“To be together is for us to be at once as free as in solitude, as gay as in company.”( Jane Eyre, Brontë)
This past week in my Speech class I gave a speech about how I came to be Grace Kelley and began with this quote. With name changes finally being finished, and my six month anniversary approaching, I thought it would be pertinent to write a note on Marriage.
When I first read this quote I was in high school, single, reading the novel Jane Eyre as an independent study for my sophomore English class. When I read these words I realized that they contained all that I wanted most out of life: the freedom to be with someone who is so close to you that you behave as you might in solitude, but the feeling of being as joyful as if you were surrounded by your dearest and merriest friends.
The second time I read this quote I was sitting on the beach in Cavalair France, the first summer that Willy and I were together. That night I called him from the pay phone down the street from where we were staying and said, “This is us!” I had found that something that I was looking for. And now, we have been together a total of nearly three years, we have been married for six months, and I know that what Charlotte Brontë was talking about was Oneness.
” I hold myself supremely blessed—blessed beyond what language can express; because I am my husband’s life as fully as he is mine. No woman was ever nearer her mate than I am; ever more absolutely bone of his bone, and flesh of his flesh. I know no weariness of my Edward’s society; he knows none of mine, any more than we each do of the pulsation of the heart that beats in our separate bosoms; consequently, we are ever together.”
The funny thing about this kind of oneness is that people don’t understand it. When I tell Willy that I miss him at lunch, his friends look at me as though I have grown a third eyeball and scold me that I “see him every day”. Yes, I do see him everyday, but I LOVE to see him every day! I don’t know what I would do if I didn’t see him every day! I begin the day with him, and I end the day with him; but in the hours in between our lunchtime together I miss him, and that is beautiful; that is oneness.
I am thankful for the wonderful portrait of oneness that my parents gave to me. They both work together at Morton Insurance and Risk Management, and people think they are crazy! But my Dad misses my mom when she comes home a little earlier to pick up the kids from school, and they miss each other on those tuesdays and thursdays when she doesn’t come into the office. This is because they are ONE. Togetherness is a natural element of their oneness— but those who have not experienced oneness in their relationships do not understand.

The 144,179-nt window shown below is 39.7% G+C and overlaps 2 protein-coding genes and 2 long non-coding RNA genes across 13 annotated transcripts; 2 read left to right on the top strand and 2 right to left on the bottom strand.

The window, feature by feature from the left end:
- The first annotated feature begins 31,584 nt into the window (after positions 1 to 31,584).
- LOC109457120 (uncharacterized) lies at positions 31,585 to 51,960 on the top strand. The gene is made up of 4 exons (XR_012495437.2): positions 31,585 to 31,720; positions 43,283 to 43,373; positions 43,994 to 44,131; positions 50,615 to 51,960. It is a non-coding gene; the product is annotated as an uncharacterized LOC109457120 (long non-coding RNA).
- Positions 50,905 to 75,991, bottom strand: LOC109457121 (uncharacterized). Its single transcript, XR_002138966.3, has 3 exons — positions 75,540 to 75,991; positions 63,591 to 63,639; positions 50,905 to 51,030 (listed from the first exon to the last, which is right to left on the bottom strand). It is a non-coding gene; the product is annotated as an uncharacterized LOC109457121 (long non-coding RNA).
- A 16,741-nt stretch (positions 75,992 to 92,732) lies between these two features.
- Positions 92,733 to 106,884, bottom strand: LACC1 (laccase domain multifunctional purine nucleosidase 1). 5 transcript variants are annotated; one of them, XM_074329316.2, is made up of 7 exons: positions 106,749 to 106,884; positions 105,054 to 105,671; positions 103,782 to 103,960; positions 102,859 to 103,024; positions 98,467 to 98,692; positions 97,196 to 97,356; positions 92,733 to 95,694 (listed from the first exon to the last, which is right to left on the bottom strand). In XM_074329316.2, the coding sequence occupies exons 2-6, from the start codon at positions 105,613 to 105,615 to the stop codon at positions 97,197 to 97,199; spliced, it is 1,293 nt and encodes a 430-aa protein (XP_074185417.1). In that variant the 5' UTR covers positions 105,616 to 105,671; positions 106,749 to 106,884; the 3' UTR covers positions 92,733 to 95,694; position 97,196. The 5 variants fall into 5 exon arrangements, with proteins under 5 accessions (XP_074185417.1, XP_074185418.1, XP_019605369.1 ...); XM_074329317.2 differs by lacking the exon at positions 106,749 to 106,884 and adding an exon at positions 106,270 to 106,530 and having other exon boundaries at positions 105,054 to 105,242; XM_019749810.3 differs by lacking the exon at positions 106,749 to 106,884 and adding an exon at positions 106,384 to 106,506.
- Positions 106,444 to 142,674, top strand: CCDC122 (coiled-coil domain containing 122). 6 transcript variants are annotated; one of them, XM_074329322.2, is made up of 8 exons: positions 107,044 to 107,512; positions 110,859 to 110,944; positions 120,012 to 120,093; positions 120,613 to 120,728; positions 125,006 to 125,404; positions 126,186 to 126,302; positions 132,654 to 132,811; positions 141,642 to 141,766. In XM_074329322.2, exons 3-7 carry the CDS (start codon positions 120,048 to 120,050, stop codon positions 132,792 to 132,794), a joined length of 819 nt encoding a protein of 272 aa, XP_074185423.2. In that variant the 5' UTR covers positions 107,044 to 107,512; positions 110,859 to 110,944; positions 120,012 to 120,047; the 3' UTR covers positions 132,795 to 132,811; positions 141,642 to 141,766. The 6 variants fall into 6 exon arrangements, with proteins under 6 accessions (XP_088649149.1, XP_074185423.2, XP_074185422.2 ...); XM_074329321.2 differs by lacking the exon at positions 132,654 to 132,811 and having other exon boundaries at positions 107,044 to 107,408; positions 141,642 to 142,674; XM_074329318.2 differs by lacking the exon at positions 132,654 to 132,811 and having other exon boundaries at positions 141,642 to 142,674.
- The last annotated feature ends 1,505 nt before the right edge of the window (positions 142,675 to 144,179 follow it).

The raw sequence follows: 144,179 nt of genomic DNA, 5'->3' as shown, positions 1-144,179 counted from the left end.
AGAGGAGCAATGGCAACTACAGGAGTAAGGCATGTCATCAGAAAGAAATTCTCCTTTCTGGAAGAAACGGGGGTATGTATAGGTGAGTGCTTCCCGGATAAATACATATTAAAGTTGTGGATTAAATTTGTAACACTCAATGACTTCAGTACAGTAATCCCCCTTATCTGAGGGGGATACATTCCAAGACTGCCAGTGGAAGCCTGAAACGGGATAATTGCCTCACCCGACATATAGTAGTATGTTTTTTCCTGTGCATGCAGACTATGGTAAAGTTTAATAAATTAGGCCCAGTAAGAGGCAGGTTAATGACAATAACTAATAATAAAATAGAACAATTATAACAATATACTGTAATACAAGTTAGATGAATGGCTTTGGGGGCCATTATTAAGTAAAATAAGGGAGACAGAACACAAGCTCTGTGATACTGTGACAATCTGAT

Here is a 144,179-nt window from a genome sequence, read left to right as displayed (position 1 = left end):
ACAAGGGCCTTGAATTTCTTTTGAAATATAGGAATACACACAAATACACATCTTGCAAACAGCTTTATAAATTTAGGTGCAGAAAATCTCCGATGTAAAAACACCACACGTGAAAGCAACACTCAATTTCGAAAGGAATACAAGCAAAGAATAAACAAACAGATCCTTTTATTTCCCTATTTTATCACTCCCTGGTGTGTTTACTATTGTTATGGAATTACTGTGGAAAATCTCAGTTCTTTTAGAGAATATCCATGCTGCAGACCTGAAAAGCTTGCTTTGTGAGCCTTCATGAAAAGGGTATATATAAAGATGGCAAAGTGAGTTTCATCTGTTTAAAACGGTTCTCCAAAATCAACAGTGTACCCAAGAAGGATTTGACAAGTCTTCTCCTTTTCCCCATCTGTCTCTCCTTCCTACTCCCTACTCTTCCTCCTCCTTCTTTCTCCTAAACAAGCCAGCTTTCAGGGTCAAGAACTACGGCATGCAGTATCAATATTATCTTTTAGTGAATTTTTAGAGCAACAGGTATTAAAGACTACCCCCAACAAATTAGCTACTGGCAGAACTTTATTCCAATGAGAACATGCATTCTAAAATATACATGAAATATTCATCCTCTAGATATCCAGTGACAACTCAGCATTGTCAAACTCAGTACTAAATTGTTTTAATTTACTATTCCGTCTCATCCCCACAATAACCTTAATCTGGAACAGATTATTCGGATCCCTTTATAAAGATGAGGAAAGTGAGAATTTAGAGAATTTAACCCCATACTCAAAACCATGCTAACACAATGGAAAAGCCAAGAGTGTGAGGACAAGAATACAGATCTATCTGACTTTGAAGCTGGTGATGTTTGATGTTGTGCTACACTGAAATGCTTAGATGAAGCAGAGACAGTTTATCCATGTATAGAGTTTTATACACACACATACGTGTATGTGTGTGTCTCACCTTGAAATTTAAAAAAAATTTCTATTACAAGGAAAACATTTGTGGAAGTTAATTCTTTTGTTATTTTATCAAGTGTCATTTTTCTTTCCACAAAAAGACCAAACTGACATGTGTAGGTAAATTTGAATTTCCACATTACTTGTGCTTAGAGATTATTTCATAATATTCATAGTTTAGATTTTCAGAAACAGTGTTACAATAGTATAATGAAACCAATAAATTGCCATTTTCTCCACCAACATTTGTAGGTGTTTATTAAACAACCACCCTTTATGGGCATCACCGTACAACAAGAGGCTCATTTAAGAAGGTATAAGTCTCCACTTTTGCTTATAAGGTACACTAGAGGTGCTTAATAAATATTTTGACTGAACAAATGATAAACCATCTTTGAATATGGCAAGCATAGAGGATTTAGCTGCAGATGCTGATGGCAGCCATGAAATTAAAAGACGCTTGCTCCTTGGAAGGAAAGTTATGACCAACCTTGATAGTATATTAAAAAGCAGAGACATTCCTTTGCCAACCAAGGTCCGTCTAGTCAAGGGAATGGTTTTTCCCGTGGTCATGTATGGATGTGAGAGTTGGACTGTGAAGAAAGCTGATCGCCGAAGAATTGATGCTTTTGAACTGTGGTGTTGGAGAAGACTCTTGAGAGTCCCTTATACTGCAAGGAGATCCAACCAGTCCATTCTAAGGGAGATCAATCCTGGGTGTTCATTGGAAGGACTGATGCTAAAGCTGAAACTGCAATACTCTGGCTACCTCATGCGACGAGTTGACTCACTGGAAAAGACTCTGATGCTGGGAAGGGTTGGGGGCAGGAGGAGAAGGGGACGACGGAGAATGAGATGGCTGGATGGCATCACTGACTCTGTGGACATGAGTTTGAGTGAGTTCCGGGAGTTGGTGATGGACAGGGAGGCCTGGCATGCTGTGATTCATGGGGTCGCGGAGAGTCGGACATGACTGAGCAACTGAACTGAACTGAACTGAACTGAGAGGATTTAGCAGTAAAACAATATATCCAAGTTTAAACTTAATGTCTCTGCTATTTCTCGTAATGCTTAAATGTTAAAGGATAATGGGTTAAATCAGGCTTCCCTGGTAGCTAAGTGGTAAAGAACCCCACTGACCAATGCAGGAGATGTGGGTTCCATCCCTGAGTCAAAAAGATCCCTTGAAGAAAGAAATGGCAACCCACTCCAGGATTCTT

After Willy and I got engaged, out of concern, someone indicated to us that marriage isn’t like dating; that in marriage you have to be together, and you can’t just go back to your own place and say, “okay, see ya later”. This comment was meant to deter us from our marriage plans, but I have to say, that it had the opposite effect. I have never wanted an excuse to be away from Willy. I still haven’t needed one, and I hope that if I ever do need/want an excuse to be away from him, that those occasions will be very few and very far between. It was that closeness, that shared space, all that time together that I was craving so desperately! I wanted that oneness.
I am so grateful for past sisters in Christ like Charlotte Brontë who painted such a beautiful picture with words about what a beautiful marriage looks like. I am also grateful for parents that showed me the way a healthy marriage should look. They are rare to find in a country where the divorce rate is 50% among Christians and non-christians alike. My parents still flirt, and I think that that is one of the best things that they have done to set me up for a healthy and happy marriage. And I am thankful to God, that He saw that it was not good for man to be alone, and that He made the perfect helpmate for Adam from his own bone and flesh.